Translation of aware in Spanish:


Pronunciation: /əˈwer; əˈweə(r)/


  • 1.1 (conscious) (pred) to be aware of sth ser* consciente de algo, darse* cuenta de algo I'm well aware of that soy or (Chi, Méx) estoy muy consciente or tengo plena conciencia de eso, me doy perfecta cuenta de eso as far as I'm aware que yo sepa I was aware of someone behind me sentí que había alguien detrás de mí he's not even aware of my existence ni siquiera sabe que existo I wasn't aware of having offended anybody no creí haber ofendido a nadie are you aware of the problems you're causing? ¿te das cuenta de los problemas que estás causando? I was dimly aware of someone calling my name oía vagamente que alguien me llamaba you have to be aware of the latest teaching methods tienes que estar al tanto de los últimos métodos pedagógicos to make people aware of environmental issues concientizar* (AmL) or (Esp) concienciar a la gente sobre los problemas del medio ambiente, hacer* que la gente tome conciencia de los problemas del medio ambiente we want to make people aware of their rights queremos que la gente tome conciencia de sus derechosto be aware that is your father aware that you drink? ¿sabe tu padre que bebes? when did you become aware that something was wrong? ¿cuándo te diste cuenta de que pasaba algo? I'm well aware that it's dangerous soy or (Chi, Méx) estoy muy consciente or tengo plena conciencia de que es peligrosoaware (of) what/who etc are you aware (of) what this means/who you're talking to? ¿te das cuenta de lo que esto significa/de con quién estás hablando? 1.2 (alert, knowledgeable) he's very aware for his age es muy despierto para su edad they are very politically aware tienen mucha conciencia política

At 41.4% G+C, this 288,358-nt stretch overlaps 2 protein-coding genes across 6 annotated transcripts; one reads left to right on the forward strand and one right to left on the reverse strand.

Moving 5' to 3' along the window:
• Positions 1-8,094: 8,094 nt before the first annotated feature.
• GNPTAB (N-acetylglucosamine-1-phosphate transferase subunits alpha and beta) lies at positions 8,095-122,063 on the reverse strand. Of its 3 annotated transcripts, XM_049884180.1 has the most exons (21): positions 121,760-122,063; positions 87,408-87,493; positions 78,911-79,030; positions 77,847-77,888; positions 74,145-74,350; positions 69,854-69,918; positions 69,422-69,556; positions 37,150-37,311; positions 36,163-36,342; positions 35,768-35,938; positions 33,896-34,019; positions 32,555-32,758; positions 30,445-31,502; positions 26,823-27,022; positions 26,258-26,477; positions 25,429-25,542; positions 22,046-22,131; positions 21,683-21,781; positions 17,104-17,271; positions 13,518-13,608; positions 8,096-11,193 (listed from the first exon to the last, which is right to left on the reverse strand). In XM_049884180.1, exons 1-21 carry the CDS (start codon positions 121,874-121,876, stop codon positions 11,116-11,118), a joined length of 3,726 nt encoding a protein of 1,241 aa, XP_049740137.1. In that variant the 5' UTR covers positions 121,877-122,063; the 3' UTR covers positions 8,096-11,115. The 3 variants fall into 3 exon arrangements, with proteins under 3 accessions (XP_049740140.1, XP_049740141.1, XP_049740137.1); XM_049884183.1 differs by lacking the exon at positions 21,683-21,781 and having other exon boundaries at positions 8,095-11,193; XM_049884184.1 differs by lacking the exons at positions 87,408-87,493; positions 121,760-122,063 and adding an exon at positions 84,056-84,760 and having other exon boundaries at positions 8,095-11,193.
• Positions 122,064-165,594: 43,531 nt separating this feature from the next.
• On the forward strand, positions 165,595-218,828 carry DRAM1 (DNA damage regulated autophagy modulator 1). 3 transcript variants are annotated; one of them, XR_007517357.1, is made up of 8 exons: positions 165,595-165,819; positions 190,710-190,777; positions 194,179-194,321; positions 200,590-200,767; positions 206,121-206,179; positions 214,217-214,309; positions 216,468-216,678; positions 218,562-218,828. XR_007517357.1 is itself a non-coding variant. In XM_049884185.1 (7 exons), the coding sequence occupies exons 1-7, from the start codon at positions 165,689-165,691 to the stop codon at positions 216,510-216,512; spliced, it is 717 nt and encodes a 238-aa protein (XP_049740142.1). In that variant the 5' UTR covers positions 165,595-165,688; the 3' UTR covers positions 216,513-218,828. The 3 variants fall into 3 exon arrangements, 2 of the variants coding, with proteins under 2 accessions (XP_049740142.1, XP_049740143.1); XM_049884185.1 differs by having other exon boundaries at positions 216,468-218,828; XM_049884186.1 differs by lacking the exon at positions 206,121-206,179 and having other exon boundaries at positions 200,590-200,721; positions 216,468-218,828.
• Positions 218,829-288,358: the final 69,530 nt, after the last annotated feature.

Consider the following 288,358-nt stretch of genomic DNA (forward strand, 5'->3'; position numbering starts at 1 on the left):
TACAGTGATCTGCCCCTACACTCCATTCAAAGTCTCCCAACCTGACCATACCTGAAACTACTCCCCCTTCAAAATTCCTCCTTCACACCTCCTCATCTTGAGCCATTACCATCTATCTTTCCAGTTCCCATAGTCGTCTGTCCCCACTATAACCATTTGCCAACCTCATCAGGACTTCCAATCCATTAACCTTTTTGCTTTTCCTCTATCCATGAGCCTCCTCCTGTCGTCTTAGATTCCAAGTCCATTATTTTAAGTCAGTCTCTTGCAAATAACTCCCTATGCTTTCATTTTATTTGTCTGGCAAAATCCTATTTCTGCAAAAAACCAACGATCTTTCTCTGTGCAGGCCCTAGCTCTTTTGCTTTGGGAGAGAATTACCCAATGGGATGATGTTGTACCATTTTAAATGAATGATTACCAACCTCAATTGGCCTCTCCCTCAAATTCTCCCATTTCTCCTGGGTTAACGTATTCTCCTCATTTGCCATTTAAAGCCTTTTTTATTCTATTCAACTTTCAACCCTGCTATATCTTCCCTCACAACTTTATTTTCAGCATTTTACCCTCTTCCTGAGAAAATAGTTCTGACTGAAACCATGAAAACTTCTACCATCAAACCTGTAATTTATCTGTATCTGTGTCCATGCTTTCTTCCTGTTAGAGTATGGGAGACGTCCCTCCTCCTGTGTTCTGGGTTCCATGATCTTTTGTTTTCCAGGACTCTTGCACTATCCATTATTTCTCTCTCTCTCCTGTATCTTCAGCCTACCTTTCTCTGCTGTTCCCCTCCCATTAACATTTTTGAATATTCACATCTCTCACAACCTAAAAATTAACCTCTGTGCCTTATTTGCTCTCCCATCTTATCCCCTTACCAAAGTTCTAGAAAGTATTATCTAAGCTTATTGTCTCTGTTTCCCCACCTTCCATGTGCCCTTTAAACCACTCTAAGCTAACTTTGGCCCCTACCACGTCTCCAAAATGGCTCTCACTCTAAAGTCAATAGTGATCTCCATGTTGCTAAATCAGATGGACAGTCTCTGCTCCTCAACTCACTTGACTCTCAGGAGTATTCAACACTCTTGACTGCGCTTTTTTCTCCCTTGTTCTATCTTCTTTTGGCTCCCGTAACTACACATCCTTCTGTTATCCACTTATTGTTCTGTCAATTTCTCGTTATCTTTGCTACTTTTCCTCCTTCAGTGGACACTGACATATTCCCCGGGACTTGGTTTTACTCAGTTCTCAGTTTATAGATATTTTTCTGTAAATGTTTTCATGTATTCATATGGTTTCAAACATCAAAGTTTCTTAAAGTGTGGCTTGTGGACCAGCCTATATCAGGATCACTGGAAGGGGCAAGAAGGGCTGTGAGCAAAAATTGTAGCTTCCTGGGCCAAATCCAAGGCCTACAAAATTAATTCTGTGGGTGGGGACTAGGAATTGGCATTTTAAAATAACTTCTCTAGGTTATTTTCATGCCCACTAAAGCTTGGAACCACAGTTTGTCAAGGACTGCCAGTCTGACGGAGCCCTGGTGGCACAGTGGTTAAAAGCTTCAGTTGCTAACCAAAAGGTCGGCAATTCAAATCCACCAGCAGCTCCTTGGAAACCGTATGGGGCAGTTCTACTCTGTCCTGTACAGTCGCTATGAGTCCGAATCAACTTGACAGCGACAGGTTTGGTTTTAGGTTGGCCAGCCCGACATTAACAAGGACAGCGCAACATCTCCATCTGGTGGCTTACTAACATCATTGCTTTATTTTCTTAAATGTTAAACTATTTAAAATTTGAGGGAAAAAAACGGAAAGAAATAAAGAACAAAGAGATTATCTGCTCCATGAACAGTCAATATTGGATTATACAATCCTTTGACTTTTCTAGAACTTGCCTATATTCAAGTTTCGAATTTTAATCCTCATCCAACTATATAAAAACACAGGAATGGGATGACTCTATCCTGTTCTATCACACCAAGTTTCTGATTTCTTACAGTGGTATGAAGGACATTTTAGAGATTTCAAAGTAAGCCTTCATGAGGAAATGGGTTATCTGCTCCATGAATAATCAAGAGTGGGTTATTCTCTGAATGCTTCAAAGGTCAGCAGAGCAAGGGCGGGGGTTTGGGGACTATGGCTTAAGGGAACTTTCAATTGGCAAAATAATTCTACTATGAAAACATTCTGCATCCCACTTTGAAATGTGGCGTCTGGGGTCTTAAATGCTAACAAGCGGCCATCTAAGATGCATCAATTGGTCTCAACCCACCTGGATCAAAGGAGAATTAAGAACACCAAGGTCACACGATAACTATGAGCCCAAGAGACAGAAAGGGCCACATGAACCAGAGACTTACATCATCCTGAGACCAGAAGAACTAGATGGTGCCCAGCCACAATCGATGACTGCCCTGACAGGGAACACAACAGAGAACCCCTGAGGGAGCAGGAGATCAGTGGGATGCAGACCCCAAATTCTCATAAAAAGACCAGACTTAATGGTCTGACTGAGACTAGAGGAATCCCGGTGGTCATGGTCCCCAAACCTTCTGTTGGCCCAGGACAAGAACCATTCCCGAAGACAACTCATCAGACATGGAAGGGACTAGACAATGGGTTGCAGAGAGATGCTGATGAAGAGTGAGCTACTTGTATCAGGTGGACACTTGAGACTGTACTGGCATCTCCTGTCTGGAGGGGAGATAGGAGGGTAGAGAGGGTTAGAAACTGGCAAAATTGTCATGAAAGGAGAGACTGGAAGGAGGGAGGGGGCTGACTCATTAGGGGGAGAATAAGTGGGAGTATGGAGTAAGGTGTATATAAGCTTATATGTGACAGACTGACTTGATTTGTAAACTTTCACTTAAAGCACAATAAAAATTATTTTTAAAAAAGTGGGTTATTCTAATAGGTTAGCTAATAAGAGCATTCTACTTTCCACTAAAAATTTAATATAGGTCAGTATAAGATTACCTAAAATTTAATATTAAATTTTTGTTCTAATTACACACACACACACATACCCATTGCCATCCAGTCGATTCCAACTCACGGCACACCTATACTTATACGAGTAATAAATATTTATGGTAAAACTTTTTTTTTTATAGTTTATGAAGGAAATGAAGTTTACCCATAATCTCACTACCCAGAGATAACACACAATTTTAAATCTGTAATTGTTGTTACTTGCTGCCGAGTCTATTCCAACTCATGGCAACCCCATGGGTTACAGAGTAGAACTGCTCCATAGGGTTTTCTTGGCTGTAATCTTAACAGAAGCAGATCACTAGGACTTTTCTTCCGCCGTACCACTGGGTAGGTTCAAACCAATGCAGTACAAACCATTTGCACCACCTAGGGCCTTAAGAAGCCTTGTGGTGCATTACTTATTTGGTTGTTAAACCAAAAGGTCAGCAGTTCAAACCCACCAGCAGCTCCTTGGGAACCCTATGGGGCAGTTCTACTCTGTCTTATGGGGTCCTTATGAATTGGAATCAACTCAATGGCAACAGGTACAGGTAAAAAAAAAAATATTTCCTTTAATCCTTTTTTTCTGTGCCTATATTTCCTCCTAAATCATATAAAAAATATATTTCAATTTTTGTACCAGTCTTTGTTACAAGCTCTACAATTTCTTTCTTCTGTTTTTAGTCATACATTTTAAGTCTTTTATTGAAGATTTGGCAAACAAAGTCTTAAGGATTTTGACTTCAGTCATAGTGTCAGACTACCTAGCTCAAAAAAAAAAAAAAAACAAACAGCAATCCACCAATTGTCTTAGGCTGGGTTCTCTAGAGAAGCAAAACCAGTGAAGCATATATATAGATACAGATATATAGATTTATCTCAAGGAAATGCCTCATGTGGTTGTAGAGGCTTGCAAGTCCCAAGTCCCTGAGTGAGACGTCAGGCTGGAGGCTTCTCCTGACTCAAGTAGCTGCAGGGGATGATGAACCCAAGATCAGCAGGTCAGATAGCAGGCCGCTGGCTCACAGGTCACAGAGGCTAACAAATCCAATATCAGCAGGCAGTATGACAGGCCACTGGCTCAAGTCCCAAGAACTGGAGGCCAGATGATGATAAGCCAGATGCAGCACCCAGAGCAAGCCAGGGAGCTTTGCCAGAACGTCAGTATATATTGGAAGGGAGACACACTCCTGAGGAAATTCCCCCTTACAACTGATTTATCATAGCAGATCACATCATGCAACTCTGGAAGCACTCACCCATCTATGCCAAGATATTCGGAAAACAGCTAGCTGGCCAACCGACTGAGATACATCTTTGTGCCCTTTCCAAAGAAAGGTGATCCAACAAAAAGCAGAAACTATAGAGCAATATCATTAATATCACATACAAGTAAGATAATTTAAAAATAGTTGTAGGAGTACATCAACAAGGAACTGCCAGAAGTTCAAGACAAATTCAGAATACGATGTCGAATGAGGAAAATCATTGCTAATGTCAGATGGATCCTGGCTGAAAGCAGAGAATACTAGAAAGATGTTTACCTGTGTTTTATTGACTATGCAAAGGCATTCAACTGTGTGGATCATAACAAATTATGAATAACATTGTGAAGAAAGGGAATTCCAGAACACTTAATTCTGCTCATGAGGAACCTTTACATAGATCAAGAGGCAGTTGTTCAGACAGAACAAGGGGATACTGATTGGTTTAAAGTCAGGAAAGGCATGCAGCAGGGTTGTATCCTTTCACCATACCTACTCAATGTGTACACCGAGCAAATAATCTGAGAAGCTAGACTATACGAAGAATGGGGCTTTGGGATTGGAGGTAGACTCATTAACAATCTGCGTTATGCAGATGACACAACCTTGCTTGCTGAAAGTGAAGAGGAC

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Word of the day órbita
orbit …
Cultural fact of the day

The most famous celebrations of Holy Week in the Spanish-speaking world are held in Seville. Lay brotherhoods, cofradías, process through the city in huge parades between Palm Sunday and Easter Sunday. Costaleros bear the pasos, huge floats carrying religious figures made of painted wood. Others, nazarenos (Nazarenes) and penitentes (penitents) walk alongside the pasos, in their distinctive costumes. During the processions they sing saetas, flamenco verses mourning Christ's passion. The Seville celebrations date back to the sixteenth century.